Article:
He’s the founding father of Alberta’s Progressive Conservative dynasty, one that’s now imperilled by a divide among the province’s conservatives, but Peter Lougheed isn’t wavering on where his loyalties lie.
Mr. Lougheed has been campaigning for PC Leader Alison Redford, a politician cut from the same cloth: both are Calgary lawyers from the party’s progressive wing who share big government, interventionist sentiments and reject firewall politics, saying the province can’t consider itself an island in Confederation.
“She’s positive and she’s a positive thinker, and she has an up-to-date view of the province,” Mr. Lougheed, 83, told CTV in an interview aired late last week. When the campaign began, he shared similar sentiments, telling The Globe he has remained “quite impressed” by Ms. Redford since meeting her 30 years ago, when she served as the president of the party’s youth wing. “She is a pretty determined gal, and I think she is going to succeed,” he said.
With election day one week away and Ms. Redford trailing the right-wing Wildrose Party in most polls, she’ll take all the backing she can get as she hopes to revive Mr. Lougheed’s legacy. She has described him as nothing less than the reason she joined the party. She is, however, running away from much of their party’s record – its current ad campaign says the Redford team is “not your father’s PC party.”
Mr. Lougheed nonetheless backs Ms. Redford’s changes as “important” to the party’s survival, and he has gone public on his own, with campaign staff insisting they didn’t call on him for support. (He was set to appear for a photo with Ms. Redford Sunday, but the event was cancelled. The party offered two explanations: One said Mr. Lougheed was ill, another said he had a family commitment.)
Wildrose Leader Danielle Smith – who also invokes Mr. Lougheed’s name on the campaign trail – brushed off the impact. “It’s kind of tragic, actually, that it is considered news for a former premier of the PC Party to endorse the current leader of the PC Party. That should just be a given,” she said Sunday.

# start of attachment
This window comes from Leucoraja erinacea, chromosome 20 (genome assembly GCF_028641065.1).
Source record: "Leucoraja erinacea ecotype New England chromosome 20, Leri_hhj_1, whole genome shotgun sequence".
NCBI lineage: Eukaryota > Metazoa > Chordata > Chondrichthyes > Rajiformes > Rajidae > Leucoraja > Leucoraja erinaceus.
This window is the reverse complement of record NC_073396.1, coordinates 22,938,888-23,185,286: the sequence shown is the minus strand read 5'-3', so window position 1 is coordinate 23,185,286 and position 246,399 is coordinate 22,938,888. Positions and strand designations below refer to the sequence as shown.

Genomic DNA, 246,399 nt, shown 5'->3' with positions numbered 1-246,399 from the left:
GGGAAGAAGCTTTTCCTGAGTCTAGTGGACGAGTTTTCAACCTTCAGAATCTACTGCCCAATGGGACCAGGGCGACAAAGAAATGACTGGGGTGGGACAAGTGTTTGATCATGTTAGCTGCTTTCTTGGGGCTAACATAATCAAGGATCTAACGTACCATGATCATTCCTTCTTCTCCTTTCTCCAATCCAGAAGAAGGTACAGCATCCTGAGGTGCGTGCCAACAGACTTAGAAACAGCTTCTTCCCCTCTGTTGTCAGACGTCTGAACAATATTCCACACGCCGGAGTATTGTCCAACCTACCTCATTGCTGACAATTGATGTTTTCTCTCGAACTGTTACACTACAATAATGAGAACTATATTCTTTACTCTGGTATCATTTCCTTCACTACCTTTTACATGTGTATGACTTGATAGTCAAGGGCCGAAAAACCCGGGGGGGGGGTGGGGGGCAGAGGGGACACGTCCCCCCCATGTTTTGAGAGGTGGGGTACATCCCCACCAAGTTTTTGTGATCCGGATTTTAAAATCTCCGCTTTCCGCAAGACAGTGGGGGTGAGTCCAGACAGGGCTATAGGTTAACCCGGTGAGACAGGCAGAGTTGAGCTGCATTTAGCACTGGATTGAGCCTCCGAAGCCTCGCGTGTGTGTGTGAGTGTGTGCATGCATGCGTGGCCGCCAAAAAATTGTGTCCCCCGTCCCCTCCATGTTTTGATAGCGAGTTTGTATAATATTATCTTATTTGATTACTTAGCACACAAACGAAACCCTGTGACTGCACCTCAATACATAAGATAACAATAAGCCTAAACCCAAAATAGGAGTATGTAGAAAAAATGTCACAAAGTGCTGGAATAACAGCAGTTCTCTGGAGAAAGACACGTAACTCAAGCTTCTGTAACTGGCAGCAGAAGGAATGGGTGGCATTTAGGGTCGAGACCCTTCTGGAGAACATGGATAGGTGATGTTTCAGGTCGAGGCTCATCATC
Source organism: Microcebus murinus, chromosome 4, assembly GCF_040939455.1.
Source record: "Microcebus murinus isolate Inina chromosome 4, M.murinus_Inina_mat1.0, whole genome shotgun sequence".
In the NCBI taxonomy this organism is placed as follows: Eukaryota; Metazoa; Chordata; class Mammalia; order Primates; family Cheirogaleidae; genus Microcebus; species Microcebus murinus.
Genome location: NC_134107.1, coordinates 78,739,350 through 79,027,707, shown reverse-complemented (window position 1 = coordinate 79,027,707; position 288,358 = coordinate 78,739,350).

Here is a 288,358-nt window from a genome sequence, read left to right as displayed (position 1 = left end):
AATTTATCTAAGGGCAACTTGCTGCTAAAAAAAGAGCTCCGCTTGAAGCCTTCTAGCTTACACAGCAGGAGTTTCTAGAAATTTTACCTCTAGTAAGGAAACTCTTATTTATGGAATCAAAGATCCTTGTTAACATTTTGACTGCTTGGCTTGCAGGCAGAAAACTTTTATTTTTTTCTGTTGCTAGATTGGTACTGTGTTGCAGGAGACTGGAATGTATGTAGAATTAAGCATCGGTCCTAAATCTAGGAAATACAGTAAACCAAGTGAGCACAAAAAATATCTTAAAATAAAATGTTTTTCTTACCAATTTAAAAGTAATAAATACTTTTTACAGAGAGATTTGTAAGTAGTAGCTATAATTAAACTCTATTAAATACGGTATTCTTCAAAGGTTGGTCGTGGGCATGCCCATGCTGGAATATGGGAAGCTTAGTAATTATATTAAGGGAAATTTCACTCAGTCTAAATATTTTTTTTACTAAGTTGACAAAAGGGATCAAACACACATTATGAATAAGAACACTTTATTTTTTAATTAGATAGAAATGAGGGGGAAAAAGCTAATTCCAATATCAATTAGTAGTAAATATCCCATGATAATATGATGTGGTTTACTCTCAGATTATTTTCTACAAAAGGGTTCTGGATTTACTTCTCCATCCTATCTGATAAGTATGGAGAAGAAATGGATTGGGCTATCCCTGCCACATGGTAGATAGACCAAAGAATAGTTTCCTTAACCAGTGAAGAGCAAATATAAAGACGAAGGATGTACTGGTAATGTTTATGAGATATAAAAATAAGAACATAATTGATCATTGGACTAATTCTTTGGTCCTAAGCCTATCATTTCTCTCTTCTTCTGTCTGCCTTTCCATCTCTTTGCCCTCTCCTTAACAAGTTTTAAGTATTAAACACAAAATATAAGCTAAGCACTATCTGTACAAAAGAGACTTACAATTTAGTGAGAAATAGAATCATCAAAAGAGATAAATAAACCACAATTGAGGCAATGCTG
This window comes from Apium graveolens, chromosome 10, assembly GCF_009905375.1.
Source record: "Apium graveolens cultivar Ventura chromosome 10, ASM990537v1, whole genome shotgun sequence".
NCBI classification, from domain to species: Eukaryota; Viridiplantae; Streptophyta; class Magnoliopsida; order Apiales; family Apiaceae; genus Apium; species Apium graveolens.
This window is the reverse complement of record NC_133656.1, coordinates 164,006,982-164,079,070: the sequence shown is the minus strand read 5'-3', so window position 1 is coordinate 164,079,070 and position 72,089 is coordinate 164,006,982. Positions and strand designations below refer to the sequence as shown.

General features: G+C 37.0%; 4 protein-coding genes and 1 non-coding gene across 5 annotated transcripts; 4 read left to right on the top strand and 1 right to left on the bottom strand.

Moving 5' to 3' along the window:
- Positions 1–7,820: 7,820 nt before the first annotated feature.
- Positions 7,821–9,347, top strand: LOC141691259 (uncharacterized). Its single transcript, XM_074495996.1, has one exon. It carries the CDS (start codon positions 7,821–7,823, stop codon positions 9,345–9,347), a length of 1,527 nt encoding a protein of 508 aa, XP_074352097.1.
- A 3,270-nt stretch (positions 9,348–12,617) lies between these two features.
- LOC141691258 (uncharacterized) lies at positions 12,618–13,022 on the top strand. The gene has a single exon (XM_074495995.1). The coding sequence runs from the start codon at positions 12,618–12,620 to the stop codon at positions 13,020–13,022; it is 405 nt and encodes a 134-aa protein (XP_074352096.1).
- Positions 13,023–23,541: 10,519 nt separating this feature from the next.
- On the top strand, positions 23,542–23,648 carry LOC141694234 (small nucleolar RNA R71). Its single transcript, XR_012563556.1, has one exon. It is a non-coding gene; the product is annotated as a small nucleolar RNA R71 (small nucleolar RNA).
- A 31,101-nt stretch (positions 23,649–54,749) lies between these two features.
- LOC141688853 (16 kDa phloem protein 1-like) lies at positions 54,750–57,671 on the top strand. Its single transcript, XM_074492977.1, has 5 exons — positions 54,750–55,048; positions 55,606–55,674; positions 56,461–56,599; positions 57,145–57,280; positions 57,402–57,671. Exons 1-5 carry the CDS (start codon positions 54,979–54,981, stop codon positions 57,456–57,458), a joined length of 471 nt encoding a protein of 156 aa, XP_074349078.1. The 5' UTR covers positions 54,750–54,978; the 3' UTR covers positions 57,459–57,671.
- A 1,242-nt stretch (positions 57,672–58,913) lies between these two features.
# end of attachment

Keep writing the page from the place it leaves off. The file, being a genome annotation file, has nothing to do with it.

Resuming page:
It’s not always a given – in 1993, the last time the PCs faced a serious challenge, Mr. Lougheed avoided backing then-leader Ralph Klein. The two remain at odds. “Not only did he not endorse premier Klein, on a couple occasions he made pointed criticisms of Mr. Klein’s efforts to eliminate the deficit and pay off the debt,” says Rod Love, Mr. Klein’s long-time chief of staff.
The effect of Mr. Lougheed’s endorsement, as such, is unclear. It may serve as a rallying cry for some, but, these days, many in the fast-growing province know Mr. Lougheed only as the namesake of a Calgary hospital. “For most Albertans, he’s a distant memory. A respected memory, but a distant memory,” said David Taras, a political analyst and professor from Calgary’s Mount Royal University. “And I’m not sure he can rally that much public support, if any.”
Ms. Redford’s policies evoke those of Mr. Lougheed. One of her first campaign announcements was to revive his Alberta Oil Sands Technology and Research Authority with $150-million in annual research funding to diversify the province’s energy sector. The Wildrose Party dismisses it as a corporate giveaway.
Mr. Lougheed met the PC Leader for coffee in December, and Ms. Redford says she was inspired by his emphasis on building relationships with other premiers and in setting a long-term vision for the province.
“One of the things I learned from him, as I said in the beginning, is you set that course, and you put the planning in place and then you build on that and manage that,” Ms. Redford said in a recent interview. “Because that is what Albertans trust and what voters trust.”
However, at a time when conservatives are split in a bitter election battle, Mr. Lougheed is no silver bullet. Many who backed Mr. Klein’s brand of leadership, for instance, are long gone – his one-time constituency association president and prominent PC backer, Hal Walker, is now a major Wildrose figure, while Mr. Love declined to say who he’ll vote for.
“I think I would say that most of the long-time supporters of Mr. Klein are also in many ways conflicted by the current state of the conservative movement in Alberta,” Mr. Love said. “Certainly many have gone over to the Wildrose, there’s no doubt about it.”
With one week left, Mr. Lougheed is calling on them to return to the fold.
With a report from Sandra Martin and The Canadian PressReport Typo/Error